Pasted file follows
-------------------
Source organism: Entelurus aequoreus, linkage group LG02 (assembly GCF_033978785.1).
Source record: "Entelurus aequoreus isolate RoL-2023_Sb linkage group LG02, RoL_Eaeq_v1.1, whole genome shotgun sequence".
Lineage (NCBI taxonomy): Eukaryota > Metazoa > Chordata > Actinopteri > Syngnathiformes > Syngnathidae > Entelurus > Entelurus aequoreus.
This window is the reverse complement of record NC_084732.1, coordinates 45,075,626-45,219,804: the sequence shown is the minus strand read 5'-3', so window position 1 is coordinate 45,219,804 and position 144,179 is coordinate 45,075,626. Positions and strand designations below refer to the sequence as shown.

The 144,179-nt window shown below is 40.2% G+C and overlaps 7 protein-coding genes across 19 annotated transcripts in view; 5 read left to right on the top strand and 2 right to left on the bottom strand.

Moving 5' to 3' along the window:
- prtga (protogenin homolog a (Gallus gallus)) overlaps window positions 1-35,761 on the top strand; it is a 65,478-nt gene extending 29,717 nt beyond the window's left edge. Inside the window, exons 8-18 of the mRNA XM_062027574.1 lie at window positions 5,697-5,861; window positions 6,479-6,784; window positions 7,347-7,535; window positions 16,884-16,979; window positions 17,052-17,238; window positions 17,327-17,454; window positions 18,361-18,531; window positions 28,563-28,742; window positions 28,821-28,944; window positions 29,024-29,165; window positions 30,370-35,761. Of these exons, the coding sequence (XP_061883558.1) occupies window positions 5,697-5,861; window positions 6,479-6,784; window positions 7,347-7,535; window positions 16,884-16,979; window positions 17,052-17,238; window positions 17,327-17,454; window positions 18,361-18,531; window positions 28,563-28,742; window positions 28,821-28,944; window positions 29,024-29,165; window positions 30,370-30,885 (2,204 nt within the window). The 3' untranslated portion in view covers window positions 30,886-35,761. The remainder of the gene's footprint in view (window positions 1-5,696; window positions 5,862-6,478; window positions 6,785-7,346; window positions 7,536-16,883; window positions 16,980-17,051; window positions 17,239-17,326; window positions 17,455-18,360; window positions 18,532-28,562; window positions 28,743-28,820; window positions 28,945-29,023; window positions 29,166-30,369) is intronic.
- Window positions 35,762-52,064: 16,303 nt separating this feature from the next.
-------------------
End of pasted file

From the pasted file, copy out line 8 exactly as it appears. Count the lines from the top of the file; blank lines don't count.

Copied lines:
- Window positions 35,762-52,064: 16,303 nt separating this feature from the next.